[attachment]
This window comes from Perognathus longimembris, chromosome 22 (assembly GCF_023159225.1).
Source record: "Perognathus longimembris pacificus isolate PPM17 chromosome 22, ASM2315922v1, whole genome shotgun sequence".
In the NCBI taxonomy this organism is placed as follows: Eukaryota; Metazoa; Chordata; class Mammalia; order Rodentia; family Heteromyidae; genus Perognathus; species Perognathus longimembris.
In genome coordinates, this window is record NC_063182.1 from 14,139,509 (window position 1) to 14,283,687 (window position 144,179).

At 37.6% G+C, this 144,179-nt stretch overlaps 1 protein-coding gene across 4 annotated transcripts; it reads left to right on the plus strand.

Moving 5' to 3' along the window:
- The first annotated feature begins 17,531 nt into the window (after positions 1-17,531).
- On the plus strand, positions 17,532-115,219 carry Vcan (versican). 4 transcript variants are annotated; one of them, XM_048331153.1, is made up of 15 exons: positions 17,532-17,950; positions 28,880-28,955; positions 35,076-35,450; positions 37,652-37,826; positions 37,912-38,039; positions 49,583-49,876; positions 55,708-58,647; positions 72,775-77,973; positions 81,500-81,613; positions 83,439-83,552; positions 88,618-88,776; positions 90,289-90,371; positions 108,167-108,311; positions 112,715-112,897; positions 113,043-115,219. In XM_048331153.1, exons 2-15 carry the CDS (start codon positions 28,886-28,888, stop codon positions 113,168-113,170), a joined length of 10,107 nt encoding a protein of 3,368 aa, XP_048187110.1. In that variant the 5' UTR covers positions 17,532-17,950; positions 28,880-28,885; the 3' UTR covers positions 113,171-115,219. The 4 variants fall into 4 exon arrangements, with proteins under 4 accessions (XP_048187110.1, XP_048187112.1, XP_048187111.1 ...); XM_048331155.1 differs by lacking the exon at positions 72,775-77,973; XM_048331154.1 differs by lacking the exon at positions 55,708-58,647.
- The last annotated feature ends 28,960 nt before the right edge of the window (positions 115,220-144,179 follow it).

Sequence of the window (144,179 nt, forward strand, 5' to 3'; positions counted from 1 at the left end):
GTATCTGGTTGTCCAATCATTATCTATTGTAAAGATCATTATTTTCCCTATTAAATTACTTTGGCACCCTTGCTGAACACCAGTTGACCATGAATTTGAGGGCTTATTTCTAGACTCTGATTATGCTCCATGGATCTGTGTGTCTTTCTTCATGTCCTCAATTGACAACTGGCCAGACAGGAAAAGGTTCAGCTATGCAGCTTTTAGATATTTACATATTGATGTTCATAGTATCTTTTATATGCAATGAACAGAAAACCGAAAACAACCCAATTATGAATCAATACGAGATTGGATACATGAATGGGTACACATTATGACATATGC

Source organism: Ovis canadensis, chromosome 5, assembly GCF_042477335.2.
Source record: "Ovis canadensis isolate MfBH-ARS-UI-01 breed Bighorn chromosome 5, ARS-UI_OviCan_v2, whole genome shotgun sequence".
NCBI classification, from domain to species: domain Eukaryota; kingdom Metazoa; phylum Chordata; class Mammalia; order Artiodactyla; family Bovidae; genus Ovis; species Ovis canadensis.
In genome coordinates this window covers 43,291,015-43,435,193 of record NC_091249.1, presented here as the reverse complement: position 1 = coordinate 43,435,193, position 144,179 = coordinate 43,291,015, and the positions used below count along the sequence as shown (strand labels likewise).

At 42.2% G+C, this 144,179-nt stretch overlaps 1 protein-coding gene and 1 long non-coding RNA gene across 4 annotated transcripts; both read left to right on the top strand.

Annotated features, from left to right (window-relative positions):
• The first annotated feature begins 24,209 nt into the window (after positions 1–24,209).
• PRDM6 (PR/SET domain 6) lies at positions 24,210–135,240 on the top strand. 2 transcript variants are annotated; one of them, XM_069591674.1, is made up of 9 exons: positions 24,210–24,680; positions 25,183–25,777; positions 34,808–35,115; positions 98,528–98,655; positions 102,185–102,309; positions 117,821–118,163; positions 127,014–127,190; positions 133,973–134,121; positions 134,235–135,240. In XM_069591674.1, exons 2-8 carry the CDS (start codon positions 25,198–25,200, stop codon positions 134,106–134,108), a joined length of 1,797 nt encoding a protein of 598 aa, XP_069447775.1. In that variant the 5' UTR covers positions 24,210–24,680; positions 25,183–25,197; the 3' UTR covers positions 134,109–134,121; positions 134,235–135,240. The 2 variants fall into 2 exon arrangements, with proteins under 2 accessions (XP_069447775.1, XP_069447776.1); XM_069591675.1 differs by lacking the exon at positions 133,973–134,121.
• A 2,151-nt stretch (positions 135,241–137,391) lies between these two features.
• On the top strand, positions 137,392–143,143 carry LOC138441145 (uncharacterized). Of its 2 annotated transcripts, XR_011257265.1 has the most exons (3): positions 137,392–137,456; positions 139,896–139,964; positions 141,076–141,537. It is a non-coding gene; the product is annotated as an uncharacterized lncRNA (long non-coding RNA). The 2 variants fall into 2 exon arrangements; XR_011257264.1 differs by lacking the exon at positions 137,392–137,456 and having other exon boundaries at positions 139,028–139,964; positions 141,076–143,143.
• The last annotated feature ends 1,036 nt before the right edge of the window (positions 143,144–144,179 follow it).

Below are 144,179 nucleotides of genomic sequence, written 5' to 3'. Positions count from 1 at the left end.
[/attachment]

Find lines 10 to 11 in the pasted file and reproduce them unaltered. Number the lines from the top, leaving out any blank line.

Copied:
Sequence of the window (144,179 nt, forward strand, 5' to 3'; positions counted from 1 at the left end):
GTATCTGGTTGTCCAATCATTATCTATTGTAAAGATCATTATTTTCCCTATTAAATTACTTTGGCACCCTTGCTGAACACCAGTTGACCATGAATTTGAGGGCTTATTTCTAGACTCTGATTATGCTCCATGGATCTGTGTGTCTTTCTTCATGTCCTCAATTGACAACTGGCCAGACAGGAAAAGGTTCAGCTATGCAGCTTTTAGATATTTACATATTGATGTTCATAGTATCTTTTATATGCAATGAACAGAAAACCGAAAACAACCCAATTATGAATCAATACGAGATTGGATACATGAATGGGTACACATTATGACATATGC